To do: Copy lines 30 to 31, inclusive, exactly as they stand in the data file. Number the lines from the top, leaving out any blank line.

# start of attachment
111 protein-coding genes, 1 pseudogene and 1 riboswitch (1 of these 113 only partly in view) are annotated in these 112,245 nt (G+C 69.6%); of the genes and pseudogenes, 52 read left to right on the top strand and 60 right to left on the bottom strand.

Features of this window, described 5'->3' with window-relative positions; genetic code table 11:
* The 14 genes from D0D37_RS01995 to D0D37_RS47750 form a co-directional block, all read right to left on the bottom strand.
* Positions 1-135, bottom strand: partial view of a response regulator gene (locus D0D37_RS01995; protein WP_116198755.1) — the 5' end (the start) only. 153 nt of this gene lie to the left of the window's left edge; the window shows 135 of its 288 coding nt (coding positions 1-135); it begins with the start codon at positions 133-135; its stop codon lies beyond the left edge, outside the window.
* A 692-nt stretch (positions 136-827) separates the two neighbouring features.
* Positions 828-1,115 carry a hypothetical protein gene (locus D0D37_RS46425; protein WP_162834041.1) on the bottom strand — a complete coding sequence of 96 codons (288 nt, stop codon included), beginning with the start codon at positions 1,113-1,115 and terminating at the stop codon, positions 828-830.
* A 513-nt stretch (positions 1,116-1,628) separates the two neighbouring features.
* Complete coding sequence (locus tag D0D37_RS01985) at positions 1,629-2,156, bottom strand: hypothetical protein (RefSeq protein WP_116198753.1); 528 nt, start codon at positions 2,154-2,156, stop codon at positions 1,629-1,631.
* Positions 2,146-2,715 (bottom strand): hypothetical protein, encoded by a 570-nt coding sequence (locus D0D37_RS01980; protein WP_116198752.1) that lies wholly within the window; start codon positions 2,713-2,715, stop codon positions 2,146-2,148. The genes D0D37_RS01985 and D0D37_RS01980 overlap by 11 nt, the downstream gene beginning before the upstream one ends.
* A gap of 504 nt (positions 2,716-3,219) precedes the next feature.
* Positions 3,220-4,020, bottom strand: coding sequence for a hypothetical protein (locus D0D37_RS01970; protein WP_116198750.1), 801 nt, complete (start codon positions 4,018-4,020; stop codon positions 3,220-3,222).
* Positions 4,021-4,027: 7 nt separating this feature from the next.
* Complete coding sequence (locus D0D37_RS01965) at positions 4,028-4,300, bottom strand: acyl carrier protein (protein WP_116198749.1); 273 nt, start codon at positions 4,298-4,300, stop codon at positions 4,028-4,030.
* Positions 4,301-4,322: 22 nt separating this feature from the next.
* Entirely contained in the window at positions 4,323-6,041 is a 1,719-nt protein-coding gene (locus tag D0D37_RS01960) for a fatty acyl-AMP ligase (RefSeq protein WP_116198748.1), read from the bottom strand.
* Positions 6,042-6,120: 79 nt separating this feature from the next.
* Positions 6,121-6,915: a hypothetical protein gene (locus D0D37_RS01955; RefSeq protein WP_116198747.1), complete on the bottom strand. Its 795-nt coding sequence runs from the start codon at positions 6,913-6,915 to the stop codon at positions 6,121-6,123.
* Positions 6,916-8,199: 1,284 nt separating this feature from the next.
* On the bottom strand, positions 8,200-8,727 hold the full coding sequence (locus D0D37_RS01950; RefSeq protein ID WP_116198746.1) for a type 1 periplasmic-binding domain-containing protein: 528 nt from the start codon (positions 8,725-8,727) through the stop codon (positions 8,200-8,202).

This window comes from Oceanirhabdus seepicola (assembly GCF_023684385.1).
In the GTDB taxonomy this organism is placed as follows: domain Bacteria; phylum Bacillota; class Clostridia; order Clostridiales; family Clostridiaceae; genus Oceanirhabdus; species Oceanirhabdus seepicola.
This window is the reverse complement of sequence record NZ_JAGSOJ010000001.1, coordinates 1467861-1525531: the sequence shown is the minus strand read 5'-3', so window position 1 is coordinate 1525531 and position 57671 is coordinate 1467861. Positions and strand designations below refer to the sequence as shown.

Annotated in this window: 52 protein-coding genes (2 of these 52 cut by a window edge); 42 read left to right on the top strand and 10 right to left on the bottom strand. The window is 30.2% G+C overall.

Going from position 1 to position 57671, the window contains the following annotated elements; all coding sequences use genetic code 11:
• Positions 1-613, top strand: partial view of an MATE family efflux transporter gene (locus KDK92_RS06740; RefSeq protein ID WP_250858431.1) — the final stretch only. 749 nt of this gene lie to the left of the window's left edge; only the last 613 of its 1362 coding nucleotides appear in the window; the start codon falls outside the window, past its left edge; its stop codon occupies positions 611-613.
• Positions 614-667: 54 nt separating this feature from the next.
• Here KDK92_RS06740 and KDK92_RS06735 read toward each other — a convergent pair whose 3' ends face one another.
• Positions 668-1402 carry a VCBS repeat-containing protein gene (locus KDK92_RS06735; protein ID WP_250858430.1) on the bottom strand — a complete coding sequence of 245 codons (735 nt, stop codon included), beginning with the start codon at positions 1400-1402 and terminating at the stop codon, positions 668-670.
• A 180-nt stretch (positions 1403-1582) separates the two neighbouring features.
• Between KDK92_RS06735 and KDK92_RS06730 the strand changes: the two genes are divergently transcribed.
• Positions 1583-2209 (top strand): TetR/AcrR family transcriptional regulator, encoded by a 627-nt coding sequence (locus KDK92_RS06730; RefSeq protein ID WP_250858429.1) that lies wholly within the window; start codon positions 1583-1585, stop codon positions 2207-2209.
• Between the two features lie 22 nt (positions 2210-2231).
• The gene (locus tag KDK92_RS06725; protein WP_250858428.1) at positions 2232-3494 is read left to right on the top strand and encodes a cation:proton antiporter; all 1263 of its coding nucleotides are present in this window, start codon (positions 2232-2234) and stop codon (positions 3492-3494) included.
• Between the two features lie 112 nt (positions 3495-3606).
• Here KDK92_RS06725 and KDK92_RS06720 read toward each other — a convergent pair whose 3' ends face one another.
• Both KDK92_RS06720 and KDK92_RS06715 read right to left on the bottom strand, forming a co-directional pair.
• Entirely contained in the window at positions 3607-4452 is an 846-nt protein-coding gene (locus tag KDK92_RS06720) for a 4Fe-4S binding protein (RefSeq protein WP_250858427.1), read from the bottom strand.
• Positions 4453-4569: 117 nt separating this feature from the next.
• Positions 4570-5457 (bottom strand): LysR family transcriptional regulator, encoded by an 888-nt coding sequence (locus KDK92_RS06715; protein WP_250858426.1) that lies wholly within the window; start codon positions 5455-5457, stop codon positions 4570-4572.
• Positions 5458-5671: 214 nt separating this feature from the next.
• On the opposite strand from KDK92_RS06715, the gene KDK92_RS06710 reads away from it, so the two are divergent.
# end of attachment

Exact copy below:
• Between KDK92_RS06735 and KDK92_RS06730 the strand changes: the two genes are divergently transcribed.
• Positions 1583-2209 (top strand): TetR/AcrR family transcriptional regulator, encoded by a 627-nt coding sequence (locus KDK92_RS06730; RefSeq protein ID WP_250858429.1) that lies wholly within the window; start codon positions 1583-1585, stop codon positions 2207-2209.